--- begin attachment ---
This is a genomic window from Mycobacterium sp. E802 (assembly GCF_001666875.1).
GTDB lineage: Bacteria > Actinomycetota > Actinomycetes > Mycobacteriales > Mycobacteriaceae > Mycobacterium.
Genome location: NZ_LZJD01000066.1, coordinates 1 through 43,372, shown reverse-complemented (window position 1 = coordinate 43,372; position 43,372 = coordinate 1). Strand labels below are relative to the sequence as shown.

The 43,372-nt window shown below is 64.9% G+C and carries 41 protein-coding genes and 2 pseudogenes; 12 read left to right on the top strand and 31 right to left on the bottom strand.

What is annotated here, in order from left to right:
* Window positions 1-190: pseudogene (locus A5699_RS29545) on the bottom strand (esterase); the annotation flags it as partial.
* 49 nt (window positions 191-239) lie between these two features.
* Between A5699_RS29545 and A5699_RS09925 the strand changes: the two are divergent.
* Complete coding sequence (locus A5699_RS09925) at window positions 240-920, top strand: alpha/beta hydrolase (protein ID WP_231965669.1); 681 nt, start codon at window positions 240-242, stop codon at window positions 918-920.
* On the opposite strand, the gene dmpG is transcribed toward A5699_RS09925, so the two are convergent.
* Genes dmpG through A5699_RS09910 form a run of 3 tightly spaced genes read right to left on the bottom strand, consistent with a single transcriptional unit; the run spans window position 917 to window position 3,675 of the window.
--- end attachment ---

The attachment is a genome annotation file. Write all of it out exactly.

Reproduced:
This is a genomic window from Mycobacterium sp. E802 (assembly GCF_001666875.1).
GTDB lineage: Bacteria > Actinomycetota > Actinomycetes > Mycobacteriales > Mycobacteriaceae > Mycobacterium.
Genome location: NZ_LZJD01000066.1, coordinates 1 through 43,372, shown reverse-complemented (window position 1 = coordinate 43,372; position 43,372 = coordinate 1). Strand labels below are relative to the sequence as shown.

The 43,372-nt window shown below is 64.9% G+C and carries 41 protein-coding genes and 2 pseudogenes; 12 read left to right on the top strand and 31 right to left on the bottom strand.

What is annotated here, in order from left to right:
* Window positions 1-190: pseudogene (locus A5699_RS29545) on the bottom strand (esterase); the annotation flags it as partial.
* 49 nt (window positions 191-239) lie between these two features.
* Between A5699_RS29545 and A5699_RS09925 the strand changes: the two are divergent.
* Complete coding sequence (locus A5699_RS09925) at window positions 240-920, top strand: alpha/beta hydrolase (protein ID WP_231965669.1); 681 nt, start codon at window positions 240-242, stop codon at window positions 918-920.
* On the opposite strand, the gene dmpG is transcribed toward A5699_RS09925, so the two are convergent.
* Genes dmpG through A5699_RS09910 form a run of 3 tightly spaced genes read right to left on the bottom strand, consistent with a single transcriptional unit; the run spans window position 917 to window position 3,675 of the window.